The case, then, is ruled by the principle formulated in Restatement, Torts, § 360: "'A possessor of land, who leases a part thereof and retains in his own possession any other part which the lessee is entitled to use as appurtenant to the part leased to him, is subject to liability to his lessee and others lawfully upon the land with the consent of the lessee or a sub-lessee for bodily harm caused to them by a dangerous condition upon that part of the land retained in the lessor's control, if the lessor by the exercise of reasonable care could have discovered the condition adn the unreasonable risk involved therein and could have made the condition safe.'"
The end result is that Ryman had possession of the whole store; that he leased part of it to Wolf; that Ryman retained in his possession the aisle which Wolf used as appurtenant to the part leased to him; and that Ryman, not Wolf, is liable for the injuries to plaintiff which he received in the aisle.
Plaintiff does not controvert this principle but refutes its applicability to this factual situation. Although he averred in his compliant that possession was in each defendant and now has judgment against Ryman as a possessor, he argues here that Wolf was the sole possessor. He contends that, without proof of the authenticity of the lease and that Wolf took possession under it, the document was inadmissible in evidence. Yet when the lease was offered, plaintiff objected only to its materiality, and did not question its execution. Upon his further objection, the trial judge, against Wolf's objection, required Wolf to offer the whole lease rather than several relevant portions, and plaintiff made all the provisions the basis of his argument to the jury. On appeal plaintiff cannot interpose objections to evidence which he did not submit at the trial. Huffman v. Simmons, 131 Pa. Superior Ct. 370, 200 A. 274.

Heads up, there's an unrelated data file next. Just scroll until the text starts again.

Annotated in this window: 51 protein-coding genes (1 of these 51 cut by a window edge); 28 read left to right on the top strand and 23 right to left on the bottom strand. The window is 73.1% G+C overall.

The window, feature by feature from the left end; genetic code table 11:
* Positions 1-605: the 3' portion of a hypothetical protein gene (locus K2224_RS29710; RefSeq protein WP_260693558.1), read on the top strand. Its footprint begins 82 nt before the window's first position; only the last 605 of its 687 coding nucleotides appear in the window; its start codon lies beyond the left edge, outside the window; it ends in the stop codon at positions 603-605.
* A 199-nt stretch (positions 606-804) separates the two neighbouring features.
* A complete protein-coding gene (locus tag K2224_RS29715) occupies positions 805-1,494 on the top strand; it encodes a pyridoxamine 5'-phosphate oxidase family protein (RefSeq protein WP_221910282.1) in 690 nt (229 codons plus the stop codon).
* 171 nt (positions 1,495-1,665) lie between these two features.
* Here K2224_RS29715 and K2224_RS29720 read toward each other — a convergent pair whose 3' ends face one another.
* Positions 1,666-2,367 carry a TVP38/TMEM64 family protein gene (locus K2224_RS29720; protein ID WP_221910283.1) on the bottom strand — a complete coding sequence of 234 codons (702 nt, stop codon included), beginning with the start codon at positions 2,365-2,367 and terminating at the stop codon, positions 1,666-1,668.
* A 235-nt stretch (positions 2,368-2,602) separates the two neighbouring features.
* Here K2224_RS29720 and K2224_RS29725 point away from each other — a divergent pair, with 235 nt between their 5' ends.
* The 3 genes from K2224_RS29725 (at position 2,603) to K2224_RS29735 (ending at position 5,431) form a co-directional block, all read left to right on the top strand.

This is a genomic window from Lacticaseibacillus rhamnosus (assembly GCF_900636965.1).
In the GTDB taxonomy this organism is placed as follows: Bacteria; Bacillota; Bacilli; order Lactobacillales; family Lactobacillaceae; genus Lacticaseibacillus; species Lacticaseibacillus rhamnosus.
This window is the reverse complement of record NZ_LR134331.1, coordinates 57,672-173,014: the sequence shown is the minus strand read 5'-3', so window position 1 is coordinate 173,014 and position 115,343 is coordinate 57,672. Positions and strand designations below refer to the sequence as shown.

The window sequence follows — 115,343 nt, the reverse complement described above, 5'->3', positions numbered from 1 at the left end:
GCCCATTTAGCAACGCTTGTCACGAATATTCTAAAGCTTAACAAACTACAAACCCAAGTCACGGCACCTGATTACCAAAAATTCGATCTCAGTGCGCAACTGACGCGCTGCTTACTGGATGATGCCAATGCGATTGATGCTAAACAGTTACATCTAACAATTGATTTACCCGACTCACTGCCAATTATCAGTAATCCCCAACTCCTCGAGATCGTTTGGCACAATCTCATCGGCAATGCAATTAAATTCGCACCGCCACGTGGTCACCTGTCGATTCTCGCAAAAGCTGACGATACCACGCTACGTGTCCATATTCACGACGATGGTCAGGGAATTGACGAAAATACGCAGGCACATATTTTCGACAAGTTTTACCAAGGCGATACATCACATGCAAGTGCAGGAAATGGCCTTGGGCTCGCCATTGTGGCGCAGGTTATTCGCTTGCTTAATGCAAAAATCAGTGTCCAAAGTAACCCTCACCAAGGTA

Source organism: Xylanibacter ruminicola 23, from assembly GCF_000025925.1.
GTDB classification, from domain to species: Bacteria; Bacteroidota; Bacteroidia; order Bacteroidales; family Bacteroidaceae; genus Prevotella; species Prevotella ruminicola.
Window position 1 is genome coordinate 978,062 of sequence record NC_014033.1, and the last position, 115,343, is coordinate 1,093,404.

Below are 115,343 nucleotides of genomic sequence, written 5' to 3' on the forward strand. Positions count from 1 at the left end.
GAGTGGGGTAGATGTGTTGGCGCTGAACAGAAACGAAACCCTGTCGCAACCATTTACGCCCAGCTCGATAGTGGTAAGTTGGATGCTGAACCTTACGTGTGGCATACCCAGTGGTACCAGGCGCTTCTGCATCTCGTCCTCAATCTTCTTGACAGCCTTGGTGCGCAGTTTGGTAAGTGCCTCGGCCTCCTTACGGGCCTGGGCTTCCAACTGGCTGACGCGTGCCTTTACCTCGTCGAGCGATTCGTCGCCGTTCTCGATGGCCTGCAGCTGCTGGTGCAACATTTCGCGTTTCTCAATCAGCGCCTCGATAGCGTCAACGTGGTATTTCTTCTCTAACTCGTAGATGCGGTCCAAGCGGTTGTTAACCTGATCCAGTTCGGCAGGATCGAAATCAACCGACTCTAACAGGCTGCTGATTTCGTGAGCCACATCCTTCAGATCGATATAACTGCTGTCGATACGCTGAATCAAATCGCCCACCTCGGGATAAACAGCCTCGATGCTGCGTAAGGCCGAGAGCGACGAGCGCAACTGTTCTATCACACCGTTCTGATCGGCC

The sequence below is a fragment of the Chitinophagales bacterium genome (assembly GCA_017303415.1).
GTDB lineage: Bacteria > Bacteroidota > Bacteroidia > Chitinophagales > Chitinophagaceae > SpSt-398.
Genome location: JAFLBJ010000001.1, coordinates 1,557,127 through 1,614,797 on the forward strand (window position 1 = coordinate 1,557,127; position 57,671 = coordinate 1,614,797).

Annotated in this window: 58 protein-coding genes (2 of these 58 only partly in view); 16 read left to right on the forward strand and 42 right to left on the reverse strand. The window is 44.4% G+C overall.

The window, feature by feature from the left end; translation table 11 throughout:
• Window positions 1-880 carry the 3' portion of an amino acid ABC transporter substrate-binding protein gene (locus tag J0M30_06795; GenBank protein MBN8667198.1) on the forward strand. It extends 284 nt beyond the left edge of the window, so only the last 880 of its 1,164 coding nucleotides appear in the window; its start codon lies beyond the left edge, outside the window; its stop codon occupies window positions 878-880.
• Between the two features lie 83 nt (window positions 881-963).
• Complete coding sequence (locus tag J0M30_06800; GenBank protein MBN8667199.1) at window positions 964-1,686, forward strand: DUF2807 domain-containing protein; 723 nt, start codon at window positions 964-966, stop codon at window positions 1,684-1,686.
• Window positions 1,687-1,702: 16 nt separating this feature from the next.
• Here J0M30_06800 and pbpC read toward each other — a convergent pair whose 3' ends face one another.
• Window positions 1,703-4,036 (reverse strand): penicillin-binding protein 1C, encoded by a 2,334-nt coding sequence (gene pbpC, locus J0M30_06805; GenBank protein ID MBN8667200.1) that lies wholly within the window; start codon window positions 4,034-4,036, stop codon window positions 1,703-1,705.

Not is plaintiff's construction of the lease sound. He contends that "'the express reservation and exception of produce and fresh fish'" to Ryman indicated that Wolf had in all other respects complete control of the premises, and that there was no evidence that Ryman exercised his reserved right. Yet plaintiff himself testified that on one side of the aisle was a fish and produce counter. He introduced in evidence a paragraph from his compliant as an admission by Ryman, who had not filed an answer: "'On said date the said premises were also possessed, maintained and controlled by the defendant, Joseph Ryman, who operated a vegetable and produce market therein.'" (Emphasis added.) Thus plaintiff himself proved that Ryman had exercised his reserved right. The description of the area leased to Wolf as "'a concession, [a] space,'" completely answers the argument that the entire premises were sublet to Wolf.
On the outside ofthe building was a sign "'Family Market'", a name registered by Wolf under the Fictitious Name Act of May 24, 1945, P. L. 967, 54 P.S. § 28.1 et seq. The presence of the sign, plaintiff argues, raises a presumption that Wolf was the possessor of the premises, relying upon the cases where a trade name on a commercial vehicle raises a presumption of ownership and agency. The doctrine has not been extended beyond that line of cases, and no presumption of ownership or possession arises from the presence of a trade name or an advertising sign on a building. The sign ...